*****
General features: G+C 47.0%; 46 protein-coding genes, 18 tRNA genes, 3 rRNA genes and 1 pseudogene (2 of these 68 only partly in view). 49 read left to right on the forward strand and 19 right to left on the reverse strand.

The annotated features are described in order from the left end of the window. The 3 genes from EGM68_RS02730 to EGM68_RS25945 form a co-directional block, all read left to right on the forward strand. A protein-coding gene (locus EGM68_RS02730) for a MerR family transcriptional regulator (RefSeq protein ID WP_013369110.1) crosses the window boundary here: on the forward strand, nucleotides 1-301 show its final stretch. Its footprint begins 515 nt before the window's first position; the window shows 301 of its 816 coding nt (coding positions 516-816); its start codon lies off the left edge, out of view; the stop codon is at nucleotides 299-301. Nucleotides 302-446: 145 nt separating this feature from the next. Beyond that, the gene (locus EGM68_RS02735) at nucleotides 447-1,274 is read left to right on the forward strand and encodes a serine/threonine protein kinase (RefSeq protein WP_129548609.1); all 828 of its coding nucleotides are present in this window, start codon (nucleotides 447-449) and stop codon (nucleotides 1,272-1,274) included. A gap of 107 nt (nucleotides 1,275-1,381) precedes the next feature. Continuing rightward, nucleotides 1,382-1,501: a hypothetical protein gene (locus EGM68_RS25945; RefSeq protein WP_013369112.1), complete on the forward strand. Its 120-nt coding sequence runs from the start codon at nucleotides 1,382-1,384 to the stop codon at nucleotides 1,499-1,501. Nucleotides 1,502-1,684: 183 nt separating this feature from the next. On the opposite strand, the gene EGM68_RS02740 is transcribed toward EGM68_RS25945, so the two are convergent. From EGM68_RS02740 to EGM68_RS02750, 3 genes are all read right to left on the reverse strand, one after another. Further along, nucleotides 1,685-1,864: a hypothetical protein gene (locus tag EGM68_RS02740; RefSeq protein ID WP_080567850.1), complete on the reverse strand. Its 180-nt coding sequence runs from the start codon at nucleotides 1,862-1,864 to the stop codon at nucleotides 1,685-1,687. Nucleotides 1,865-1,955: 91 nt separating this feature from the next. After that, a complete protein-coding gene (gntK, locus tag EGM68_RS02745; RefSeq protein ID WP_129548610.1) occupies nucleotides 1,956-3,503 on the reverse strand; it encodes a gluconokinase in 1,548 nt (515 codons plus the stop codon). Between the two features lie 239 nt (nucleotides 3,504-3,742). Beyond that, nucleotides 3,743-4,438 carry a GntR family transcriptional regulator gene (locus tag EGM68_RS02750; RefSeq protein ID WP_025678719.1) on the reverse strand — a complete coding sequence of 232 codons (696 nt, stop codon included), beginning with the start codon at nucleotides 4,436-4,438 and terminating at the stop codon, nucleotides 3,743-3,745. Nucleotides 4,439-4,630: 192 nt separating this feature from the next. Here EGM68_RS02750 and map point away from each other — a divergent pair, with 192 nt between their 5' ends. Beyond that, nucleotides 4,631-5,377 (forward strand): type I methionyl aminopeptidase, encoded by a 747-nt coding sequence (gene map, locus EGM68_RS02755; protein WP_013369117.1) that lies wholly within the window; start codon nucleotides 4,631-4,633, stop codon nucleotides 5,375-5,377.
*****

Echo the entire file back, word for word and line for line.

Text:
General features: G+C 47.0%; 46 protein-coding genes, 18 tRNA genes, 3 rRNA genes and 1 pseudogene (2 of these 68 only partly in view). 49 read left to right on the forward strand and 19 right to left on the reverse strand.

The annotated features are described in order from the left end of the window. The 3 genes from EGM68_RS02730 to EGM68_RS25945 form a co-directional block, all read left to right on the forward strand. A protein-coding gene (locus EGM68_RS02730) for a MerR family transcriptional regulator (RefSeq protein ID WP_013369110.1) crosses the window boundary here: on the forward strand, nucleotides 1-301 show its final stretch. Its footprint begins 515 nt before the window's first position; the window shows 301 of its 816 coding nt (coding positions 516-816); its start codon lies off the left edge, out of view; the stop codon is at nucleotides 299-301. Nucleotides 302-446: 145 nt separating this feature from the next. Beyond that, the gene (locus EGM68_RS02735) at nucleotides 447-1,274 is read left to right on the forward strand and encodes a serine/threonine protein kinase (RefSeq protein WP_129548609.1); all 828 of its coding nucleotides are present in this window, start codon (nucleotides 447-449) and stop codon (nucleotides 1,272-1,274) included. A gap of 107 nt (nucleotides 1,275-1,381) precedes the next feature. Continuing rightward, nucleotides 1,382-1,501: a hypothetical protein gene (locus EGM68_RS25945; RefSeq protein WP_013369112.1), complete on the forward strand. Its 120-nt coding sequence runs from the start codon at nucleotides 1,382-1,384 to the stop codon at nucleotides 1,499-1,501. Nucleotides 1,502-1,684: 183 nt separating this feature from the next. On the opposite strand, the gene EGM68_RS02740 is transcribed toward EGM68_RS25945, so the two are convergent. From EGM68_RS02740 to EGM68_RS02750, 3 genes are all read right to left on the reverse strand, one after another. Further along, nucleotides 1,685-1,864: a hypothetical protein gene (locus tag EGM68_RS02740; RefSeq protein ID WP_080567850.1), complete on the reverse strand. Its 180-nt coding sequence runs from the start codon at nucleotides 1,862-1,864 to the stop codon at nucleotides 1,685-1,687. Nucleotides 1,865-1,955: 91 nt separating this feature from the next. After that, a complete protein-coding gene (gntK, locus tag EGM68_RS02745; RefSeq protein ID WP_129548610.1) occupies nucleotides 1,956-3,503 on the reverse strand; it encodes a gluconokinase in 1,548 nt (515 codons plus the stop codon). Between the two features lie 239 nt (nucleotides 3,504-3,742). Beyond that, nucleotides 3,743-4,438 carry a GntR family transcriptional regulator gene (locus tag EGM68_RS02750; RefSeq protein ID WP_025678719.1) on the reverse strand — a complete coding sequence of 232 codons (696 nt, stop codon included), beginning with the start codon at nucleotides 4,436-4,438 and terminating at the stop codon, nucleotides 3,743-3,745. Nucleotides 4,439-4,630: 192 nt separating this feature from the next. Here EGM68_RS02750 and map point away from each other — a divergent pair, with 192 nt between their 5' ends. Beyond that, nucleotides 4,631-5,377 (forward strand): type I methionyl aminopeptidase, encoded by a 747-nt coding sequence (gene map, locus EGM68_RS02755; protein WP_013369117.1) that lies wholly within the window; start codon nucleotides 4,631-4,633, stop codon nucleotides 5,375-5,377.